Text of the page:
Action Research Cycle Week 5-Module 3

Originally published-February 10, 2013

Action Research Question “Does the consistent use of Whole Brain Teaching's CoreFour and Five Classroom Rules produce increased enthusiasm and improved learning outcomes for all students?” Week One-Data Collection; Assessment Week Two-Implementation of Consistent Use of Five Classroom Rules--Many students continued to break rules, especially Rules 2 and 3. Week Three-Review Rules Two and Three by purposefully breaking Rules 2 and 3.--Fewer students broke rules. Week Four-Using Behavior Assessment for Seating Chart; Implementing Scoreboard--Minute at end of class was difficult to remember Week Five-Scoreboard Reward Changed to Beginning of Class--Students enthusiastic about Minute to socialize and easily remembered Last week, students spent two days in the computer lab working on iPad projects, and Friday was a a teacher work day. That being said, using the Scoreboard in a different environment was a little challenging. This weeks strategy was to allow students to use their 'minute' earned from the Scoreboard at the beginning of class in stead of at the end. Results were demonstrated immediately. Even though this was a short week, the data collection method of teacher observations showed all students appreciative and enthusiastic of 60 seconds at the beginning of class to socialize with their peers. Even before the timer was set, students jumped from their seats to start their talk time. The timer allowed students to quickly see how many seconds remained. If students got back into their seats within 10 seconds after the minute, they earned a new point on the scoreboard for the new class. If not, the teacher earned a point. The researcher assessed that the one minute 'talk time' at the beginning of class solved the problem of not having adequate time at the end of class for the minute. Time in the computer lab earned a second minute if students won the Scoreboard game in the lab. The action research cycle was adjusted to focus on the Whole Brain Teaching CoreFour Mirror technique. Will the use of 'Mirrors' increase enthusiasm and improved learning outcomes for all students?

Action Research Cycle Week 4-Module 2

Originally published-February 2, 2013

Action Research Question “Does the consistent use of Whole Brain Teaching's CoreFour and Five Classroom Rules produce increased enthusiasm and improved learning outcomes for all students?” Week One-Data Collection; Assessment Week Two-Implementation of Consistent Use of Five Classroom Rules--Many students continued to break rules, especially Rules 2 and 3. Week Three-Review Rules Two and Three by purposefully breaking Rules 2 and 3.--Fewer students broke rules. Week Four-Using Behavior Assessment for Seating Chart; Implementing Scoreboard-Scoreboard talk minute difficult to implement at the end of class This week I used my WBT Behavior Assessment to create a new seating chart. I paired model and leader students with challenging, fence sitter, and go along students. By doing so, I expected pairs of students to exhibit better behavior. Students needing to improve would see model/leader students behaving. Using WBT Rules, Teach/Ok, and regular day to day activities, student pairs had a peer to look to when needed. The students were expected to work in pairs (1s and2s) whenever we used "Teach/Ok" and were to give friendly reminders using rule number 'sign language' whenever needed. I watched as I placed students with their new partners and explained the importance of this. Even though students (as most middle school kids would) did not always like the partner I placed them with, they did much better than they would have had I not used the WBT Behavior Assessment to group students. WBTs Teach/Ok has encouraged me to think more when I pair students. Several groups need adjusting though. Two of these groups even informed me they would 'talk to much because they were good friends." I will continue rearranging student groups periodically. Last weekend, I viewed Chris Biffle's WBT Scoreboard YouTube video several times. Students were reintroduced to the Scoreboard. I made certain students understood the +/-3 rule, how I would be observing even the smallest positive and negative behaviors, and how they could earn one free minute at the end of class if they beat my score. I was very consistent this week with awarding points. I watched students reminding others not to break Rules 2 and 3, I noticed student enthusiasm increase, and I counted fewer times I had to speak to individual students. As a result of the 'combined use and focus' of the Five Classroom Rules, purposeful seating, and the Scoreboard, students are behaving better and participating more, ultimately because they want those Scoreboard points. As a result, more challenging students are breaking the rules less frequently. Individual students, many of those challenging and fence sitters, are 'without words' telling others what rule not to break. Results also indicated, I have complete control over the scoreboard score. The first two days, I allowed students to win, to earn a minute of talk time at the end of class. By doing so, it built student enthusiasm for earning points and a free minute. Time at the end of class did not always allow for one full minute of 'talk time' though. The action research plan was adjusted by switching the minute to the beginning of class. (Note: I have tried the minute at the end of class before. A minute at the end of class seems so much better than at the beginning, but even trying it with a conscious effort for three days this week, it did not work. Thanks to Melissa Bonk for suggesting I try this at the beginning of class! The idea had not even crossed my mind.)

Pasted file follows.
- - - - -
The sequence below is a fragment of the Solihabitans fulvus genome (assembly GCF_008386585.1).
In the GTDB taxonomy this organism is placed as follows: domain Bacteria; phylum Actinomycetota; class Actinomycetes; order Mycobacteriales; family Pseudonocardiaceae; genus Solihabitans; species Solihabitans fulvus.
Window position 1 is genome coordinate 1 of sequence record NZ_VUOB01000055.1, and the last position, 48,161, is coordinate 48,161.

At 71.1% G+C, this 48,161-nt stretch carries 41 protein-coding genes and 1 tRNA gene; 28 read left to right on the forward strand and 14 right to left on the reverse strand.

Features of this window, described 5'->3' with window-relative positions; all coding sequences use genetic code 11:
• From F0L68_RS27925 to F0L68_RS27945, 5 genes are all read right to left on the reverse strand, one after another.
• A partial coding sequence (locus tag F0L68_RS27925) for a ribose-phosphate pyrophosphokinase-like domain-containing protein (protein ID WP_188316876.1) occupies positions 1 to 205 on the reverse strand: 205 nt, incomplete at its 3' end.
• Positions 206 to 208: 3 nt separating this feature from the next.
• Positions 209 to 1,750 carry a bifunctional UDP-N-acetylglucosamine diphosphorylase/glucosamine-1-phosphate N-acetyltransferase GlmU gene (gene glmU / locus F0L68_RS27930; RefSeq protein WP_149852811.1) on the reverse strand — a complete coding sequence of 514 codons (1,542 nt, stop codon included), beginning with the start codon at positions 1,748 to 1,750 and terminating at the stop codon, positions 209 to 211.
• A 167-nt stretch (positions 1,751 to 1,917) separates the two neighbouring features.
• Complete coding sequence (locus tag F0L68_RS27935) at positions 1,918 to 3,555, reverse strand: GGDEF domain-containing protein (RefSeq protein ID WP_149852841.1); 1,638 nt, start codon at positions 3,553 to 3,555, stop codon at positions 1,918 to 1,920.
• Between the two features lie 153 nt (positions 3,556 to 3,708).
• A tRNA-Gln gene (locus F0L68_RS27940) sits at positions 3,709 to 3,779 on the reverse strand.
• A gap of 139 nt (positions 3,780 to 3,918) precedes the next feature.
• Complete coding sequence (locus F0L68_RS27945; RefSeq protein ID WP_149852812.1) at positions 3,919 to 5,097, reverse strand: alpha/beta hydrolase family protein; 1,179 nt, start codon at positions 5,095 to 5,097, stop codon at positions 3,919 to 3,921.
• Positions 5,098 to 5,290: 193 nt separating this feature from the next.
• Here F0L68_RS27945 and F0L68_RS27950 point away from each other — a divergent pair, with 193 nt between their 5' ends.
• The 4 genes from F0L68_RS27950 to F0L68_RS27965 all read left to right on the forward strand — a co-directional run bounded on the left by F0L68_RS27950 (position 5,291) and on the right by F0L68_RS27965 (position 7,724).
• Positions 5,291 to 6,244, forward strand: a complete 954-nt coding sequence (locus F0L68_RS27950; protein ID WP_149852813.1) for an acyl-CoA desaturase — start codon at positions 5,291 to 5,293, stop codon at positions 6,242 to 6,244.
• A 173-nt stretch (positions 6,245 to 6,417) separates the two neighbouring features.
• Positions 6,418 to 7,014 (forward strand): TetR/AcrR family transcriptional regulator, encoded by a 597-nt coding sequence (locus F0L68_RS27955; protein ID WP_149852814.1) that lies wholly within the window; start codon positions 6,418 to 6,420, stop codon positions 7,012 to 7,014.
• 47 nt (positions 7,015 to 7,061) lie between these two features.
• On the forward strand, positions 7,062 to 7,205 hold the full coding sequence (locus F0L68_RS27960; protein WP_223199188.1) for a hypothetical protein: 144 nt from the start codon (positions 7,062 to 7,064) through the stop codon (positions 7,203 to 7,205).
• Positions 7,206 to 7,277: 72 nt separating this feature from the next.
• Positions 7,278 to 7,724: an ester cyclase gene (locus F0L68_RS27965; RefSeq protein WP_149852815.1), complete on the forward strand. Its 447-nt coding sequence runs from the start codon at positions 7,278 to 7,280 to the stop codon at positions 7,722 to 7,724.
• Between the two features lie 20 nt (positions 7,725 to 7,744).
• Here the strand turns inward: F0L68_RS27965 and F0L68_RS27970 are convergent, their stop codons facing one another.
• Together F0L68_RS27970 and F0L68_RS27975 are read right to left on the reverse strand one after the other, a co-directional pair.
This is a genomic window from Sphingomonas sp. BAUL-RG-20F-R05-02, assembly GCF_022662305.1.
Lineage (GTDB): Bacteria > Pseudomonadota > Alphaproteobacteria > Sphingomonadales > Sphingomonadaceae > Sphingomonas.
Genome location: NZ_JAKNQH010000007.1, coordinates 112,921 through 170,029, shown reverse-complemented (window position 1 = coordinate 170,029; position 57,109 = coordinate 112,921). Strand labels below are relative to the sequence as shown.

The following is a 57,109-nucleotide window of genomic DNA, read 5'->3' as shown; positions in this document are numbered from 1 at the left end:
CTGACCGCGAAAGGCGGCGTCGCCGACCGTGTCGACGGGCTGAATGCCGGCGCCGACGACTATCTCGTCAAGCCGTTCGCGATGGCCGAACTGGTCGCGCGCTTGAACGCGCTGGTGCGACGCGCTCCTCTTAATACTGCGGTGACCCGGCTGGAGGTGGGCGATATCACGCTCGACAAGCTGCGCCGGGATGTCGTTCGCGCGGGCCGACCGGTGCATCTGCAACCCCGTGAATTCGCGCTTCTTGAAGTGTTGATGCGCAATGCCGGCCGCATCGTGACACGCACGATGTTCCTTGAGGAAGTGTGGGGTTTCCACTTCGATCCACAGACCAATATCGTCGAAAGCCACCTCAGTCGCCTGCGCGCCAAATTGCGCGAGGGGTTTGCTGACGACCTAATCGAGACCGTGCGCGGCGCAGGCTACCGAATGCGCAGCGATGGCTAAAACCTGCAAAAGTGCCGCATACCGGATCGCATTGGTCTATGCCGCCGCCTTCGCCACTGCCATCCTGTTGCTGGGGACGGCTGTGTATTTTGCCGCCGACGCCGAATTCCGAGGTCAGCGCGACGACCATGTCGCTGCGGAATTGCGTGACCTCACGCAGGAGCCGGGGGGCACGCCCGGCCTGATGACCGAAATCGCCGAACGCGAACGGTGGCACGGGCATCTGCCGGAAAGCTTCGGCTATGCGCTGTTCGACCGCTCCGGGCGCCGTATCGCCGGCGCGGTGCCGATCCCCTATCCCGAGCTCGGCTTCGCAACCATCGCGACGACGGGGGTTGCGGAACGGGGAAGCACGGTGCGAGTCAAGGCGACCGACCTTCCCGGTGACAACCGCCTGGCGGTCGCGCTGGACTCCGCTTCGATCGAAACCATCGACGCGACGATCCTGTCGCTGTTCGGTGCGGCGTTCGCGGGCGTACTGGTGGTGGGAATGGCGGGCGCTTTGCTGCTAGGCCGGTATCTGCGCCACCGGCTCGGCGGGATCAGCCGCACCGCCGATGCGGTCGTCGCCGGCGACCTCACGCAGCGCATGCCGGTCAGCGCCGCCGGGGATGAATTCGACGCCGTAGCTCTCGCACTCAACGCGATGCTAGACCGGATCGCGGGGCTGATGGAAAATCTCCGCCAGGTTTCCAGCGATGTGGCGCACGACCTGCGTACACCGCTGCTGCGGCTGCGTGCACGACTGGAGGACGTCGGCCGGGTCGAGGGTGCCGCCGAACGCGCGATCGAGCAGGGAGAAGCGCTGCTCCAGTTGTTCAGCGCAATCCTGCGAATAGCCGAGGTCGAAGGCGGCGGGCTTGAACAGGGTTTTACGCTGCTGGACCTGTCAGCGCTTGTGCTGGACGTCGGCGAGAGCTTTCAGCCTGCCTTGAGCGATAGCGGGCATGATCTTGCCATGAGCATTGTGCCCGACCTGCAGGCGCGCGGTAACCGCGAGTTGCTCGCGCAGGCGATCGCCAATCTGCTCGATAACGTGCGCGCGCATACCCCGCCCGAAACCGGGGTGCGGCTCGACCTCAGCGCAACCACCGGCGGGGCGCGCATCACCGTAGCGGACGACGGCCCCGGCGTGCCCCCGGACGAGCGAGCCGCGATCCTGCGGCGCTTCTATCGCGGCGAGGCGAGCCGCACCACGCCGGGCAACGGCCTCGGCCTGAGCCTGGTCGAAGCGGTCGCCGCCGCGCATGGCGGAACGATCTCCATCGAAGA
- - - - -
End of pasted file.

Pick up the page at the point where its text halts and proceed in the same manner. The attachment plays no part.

Week Three: Rule Review, Assessment, and Scoreboard Here I Come

Originally posted: January 26, 2013

It is important to know that I added the 5 Classroom Rules to my research question.  With that, here is what I focused on this past week.